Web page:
I was a prisoner in North Vietnam for almost six years. I am very familiar with the treatment of POWs in North Vietnam during those six long years. Today most people think that the North Vietnamese tortured me 24/7 for six years. That couldn’t be further from the truth. I describe my treatment as a nightmare for the first two months, a country club for the last three years, and like law school the two and a half years in between, your basic miserable existence.
Jane Fonda visited us during the summer of 1972. She told the world, “The American POWs are being treated well.” I listened very carefully to what she said. At the time the North Vietnamese treated us better than the Geneva Convention required. We got outside five to six hours a day, we received three meals a day including sweet toast or sweet milk for breakfast, we received water buffalo meat once a week with gravy, we wrote home every month, and we received packages from home every other month.
The POWs called Jane Fonda a liar. Go figure!!
I have tried to tell the whole truth about the treatment of POWs in my book, Unexpected Prisoner. When we first came home, our government and the senior American POWs told the world and the American people that never in the history of warfare have POWs been treated so badly. That was just wrong.
Many senior American military and political leaders knew that the Vietnam War was a loser but said nothing, because they did not want to jeopardize their careers. Instead they preferred to have American boys die on the battlefield. Those same senior military and political leaders ridiculed and demeaned those brave and courageous Americans who opposed the Vietnam War including Jane Fonda.
Thank the Lord for Jane Fonda and those courageous Americans who opposed the Vietnam War. But for them, we would still be in Vietnam.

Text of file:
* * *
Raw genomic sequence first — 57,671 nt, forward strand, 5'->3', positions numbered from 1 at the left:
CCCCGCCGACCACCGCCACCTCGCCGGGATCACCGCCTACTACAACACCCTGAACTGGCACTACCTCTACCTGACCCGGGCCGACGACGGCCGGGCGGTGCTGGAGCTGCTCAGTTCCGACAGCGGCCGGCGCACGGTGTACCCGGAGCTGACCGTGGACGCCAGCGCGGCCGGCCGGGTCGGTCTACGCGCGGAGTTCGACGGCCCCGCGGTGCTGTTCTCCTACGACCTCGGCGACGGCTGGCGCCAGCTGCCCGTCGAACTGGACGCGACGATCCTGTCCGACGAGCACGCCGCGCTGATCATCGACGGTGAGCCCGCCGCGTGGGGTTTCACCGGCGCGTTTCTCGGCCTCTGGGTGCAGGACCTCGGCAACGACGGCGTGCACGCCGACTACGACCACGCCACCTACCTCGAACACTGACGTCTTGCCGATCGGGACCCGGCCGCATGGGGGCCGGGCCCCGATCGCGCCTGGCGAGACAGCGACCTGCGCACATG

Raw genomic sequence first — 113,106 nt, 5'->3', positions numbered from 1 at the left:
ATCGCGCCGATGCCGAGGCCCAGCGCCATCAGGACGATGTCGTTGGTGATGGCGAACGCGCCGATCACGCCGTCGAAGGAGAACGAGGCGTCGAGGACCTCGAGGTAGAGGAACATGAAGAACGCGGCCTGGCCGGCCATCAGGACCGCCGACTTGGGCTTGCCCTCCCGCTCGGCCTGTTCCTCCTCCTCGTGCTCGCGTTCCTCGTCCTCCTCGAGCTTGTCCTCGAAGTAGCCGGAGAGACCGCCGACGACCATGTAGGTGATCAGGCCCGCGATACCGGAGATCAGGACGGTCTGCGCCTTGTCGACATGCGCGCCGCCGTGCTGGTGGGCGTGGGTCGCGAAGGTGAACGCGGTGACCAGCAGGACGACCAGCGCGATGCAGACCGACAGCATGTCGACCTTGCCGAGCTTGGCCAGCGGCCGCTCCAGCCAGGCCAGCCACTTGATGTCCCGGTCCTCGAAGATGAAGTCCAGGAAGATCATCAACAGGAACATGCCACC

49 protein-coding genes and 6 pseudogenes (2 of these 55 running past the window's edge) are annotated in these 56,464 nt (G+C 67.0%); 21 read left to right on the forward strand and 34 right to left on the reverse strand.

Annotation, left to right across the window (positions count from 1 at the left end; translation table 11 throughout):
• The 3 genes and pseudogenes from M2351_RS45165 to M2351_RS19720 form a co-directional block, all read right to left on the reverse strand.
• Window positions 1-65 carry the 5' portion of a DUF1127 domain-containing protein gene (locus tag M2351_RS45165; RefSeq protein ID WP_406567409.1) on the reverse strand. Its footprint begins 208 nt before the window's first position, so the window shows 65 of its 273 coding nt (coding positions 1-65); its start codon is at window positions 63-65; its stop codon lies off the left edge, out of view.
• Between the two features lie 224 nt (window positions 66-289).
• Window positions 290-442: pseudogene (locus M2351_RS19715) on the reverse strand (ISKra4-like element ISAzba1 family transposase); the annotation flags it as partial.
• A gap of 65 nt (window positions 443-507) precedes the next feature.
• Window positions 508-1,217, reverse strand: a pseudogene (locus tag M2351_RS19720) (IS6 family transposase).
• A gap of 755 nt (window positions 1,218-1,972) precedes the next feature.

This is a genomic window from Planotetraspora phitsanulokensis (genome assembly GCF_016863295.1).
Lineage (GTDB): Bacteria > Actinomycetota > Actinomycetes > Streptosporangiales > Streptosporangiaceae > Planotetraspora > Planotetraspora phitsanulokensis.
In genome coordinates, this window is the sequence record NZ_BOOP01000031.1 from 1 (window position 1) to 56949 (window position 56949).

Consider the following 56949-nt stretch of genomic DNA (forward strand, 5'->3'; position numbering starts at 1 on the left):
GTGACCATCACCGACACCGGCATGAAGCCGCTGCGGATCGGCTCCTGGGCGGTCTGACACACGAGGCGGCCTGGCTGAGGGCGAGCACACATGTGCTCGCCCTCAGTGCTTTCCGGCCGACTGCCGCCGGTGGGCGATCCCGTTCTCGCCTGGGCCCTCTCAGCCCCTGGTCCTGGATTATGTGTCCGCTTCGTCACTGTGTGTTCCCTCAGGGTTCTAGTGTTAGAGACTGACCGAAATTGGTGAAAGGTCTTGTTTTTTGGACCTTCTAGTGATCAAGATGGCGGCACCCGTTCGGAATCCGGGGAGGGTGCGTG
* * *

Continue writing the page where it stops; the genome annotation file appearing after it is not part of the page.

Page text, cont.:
Title: UNEXPECTED PRISONER: Memoir of a Vietnam Prisoner of War
Author: Robert Wideman
Publisher: Graham Publishing Group
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About the Book:
When Unexpected Prisoner opens, it’s May 6, 1967 and 23-year-old Lieutenant Robert Wideman is flying a Navy A-4 Skyhawk over Vietnam. At 23, Wideman had already served three and a half years in the Navy—and was only 27 combat days away from heading home to America. But on that cloudless day in May, on a routine bombing run, Wideman’s plane crashed and he fell into enemy hands. Captured and held for six years as a Prisoner of War in Vietnam, Wideman endured the kind of pain that makes people question humanity. Physical torture, however, was not the biggest challenge he was forced to withstand. In his candid memoir, Unexpected Prisoner, Wideman details the raw, unvarnished tale of how he came to understand the truth behind Jean-Paul Sartre’s words: “Hell is other people.”
A gripping, first-person account that chronicles the six-year period Wideman spent in captivity as a POW, Unexpected Prisoner plunges readers deep into the heart of one of the most protracted, deadliest conflicts in American history: the Vietnam War. Wideman, along with acclaimed memoirist Cara Lopez Lee, has crafted a story that is exquisitely engaging, richly detailed, and wholly captivating. Unexpectedly candid and vibrantly vivid, this moving memoir chronicles a POW’s struggle with enemies and comrades, Vietnamese interrogators and American commanders, lost dreams, and ultimately, himself.
With its eye-opening look at a soldier’s life before, during and after captivity, Unexpected Prisoner presents a uniquely human perspective on war and on conflicts both external and internal. An exceptional story exceptionally well-told, Unexpected Prisoner is a powerful, poignant, often provocative tale about struggle, survival, hope, and redemption.
About the Author:
Robert Wideman was born in Montreal, grew up in East Aurora, New York, and has dual U.S./Canadian citizenship. During the Vietnam War, he flew 134 missions for the U.S. Navy and spent six years as a prisoner of war. Wideman earned a master’s degree in finance from the Naval Postgraduate School. After retiring from the Navy, he graduated from the University of Florida College of Law, practiced law in Florida and Mississippi, and became a flight instructor. Robert Wideman holds a commercial pilot’s license with an instrument rating, belongs to Veterans Plaza of Northern Colorado, and lives in Ft. Collins near his two sons and six grandchildren.